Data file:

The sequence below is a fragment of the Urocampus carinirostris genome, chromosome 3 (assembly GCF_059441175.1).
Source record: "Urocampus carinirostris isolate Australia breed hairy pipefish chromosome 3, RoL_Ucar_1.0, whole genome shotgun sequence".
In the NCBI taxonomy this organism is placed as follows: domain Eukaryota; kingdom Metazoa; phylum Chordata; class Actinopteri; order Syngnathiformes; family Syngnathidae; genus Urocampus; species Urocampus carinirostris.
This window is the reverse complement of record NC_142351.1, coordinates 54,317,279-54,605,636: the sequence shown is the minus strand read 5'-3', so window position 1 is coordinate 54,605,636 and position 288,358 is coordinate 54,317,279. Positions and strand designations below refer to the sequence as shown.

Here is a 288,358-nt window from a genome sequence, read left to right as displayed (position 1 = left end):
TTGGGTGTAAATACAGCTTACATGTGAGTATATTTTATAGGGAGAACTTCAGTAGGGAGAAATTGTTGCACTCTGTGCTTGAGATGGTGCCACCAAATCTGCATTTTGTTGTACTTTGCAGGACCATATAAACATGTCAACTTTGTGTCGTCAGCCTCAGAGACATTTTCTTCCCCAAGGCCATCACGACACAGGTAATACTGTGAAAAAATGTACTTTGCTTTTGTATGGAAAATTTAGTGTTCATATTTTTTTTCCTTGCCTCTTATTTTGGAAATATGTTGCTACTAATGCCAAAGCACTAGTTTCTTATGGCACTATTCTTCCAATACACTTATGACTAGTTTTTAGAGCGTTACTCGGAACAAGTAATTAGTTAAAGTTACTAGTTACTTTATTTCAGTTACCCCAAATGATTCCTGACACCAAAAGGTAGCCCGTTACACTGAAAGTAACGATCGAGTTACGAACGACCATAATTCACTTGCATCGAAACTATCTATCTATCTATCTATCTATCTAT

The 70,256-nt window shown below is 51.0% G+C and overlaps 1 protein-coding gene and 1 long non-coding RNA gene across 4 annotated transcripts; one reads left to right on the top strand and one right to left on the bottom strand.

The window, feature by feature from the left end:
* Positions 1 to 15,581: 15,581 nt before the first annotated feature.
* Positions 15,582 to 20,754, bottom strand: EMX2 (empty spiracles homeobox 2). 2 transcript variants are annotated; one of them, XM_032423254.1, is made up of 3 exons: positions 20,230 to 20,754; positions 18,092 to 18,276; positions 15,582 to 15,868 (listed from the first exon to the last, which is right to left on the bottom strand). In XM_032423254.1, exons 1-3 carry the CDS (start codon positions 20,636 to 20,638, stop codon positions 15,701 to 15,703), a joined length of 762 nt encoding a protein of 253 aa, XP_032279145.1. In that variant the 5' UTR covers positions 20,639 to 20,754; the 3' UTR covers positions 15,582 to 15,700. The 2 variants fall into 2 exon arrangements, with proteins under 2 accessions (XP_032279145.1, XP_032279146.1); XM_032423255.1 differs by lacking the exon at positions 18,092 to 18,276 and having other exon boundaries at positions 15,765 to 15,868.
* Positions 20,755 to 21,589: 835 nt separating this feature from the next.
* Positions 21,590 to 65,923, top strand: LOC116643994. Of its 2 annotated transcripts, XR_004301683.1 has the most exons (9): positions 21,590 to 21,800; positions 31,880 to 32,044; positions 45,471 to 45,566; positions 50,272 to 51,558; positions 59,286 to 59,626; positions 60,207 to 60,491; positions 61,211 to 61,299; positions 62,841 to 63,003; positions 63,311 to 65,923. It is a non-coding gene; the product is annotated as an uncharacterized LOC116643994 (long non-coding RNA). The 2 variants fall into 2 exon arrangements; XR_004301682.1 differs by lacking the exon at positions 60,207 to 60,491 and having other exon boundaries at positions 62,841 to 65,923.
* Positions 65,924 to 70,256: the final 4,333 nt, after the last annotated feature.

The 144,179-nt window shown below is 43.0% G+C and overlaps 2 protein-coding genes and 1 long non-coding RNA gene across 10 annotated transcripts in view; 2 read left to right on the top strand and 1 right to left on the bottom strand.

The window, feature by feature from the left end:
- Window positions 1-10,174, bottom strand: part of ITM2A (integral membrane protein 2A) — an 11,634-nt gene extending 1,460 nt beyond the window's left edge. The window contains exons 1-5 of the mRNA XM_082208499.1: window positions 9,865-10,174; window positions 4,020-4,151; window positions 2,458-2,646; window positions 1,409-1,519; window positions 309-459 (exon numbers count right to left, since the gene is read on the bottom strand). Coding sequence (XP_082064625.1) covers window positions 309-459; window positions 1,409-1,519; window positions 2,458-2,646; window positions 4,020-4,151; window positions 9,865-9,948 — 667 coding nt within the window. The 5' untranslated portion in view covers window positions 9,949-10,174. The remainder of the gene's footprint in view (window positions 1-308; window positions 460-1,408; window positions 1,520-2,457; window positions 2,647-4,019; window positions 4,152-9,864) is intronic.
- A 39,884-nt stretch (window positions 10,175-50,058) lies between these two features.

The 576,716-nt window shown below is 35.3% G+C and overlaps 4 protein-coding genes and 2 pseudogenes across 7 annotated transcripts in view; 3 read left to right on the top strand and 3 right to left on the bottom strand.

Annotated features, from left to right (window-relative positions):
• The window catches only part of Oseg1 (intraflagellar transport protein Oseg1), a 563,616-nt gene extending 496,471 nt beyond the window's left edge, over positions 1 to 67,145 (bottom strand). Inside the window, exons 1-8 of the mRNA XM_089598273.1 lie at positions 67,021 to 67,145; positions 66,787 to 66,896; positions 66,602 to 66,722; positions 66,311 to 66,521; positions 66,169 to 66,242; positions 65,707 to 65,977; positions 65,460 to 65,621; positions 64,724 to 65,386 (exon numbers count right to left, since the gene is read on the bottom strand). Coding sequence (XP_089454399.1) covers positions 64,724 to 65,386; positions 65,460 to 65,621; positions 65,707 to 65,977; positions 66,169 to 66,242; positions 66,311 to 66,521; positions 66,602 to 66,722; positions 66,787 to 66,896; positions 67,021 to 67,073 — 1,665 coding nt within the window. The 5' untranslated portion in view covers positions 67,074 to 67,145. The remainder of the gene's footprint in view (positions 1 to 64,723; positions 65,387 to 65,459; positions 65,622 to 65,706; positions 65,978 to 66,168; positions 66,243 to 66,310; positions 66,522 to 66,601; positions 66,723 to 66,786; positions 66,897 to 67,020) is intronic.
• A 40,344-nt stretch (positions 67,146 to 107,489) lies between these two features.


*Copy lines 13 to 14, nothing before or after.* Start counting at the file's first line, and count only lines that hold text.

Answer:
* Positions 65,924 to 70,256: the final 4,333 nt, after the last annotated feature.

The 144,179-nt window shown below is 43.0% G+C and overlaps 2 protein-coding genes and 1 long non-coding RNA gene across 10 annotated transcripts in view; 2 read left to right on the top strand and 1 right to left on the bottom strand.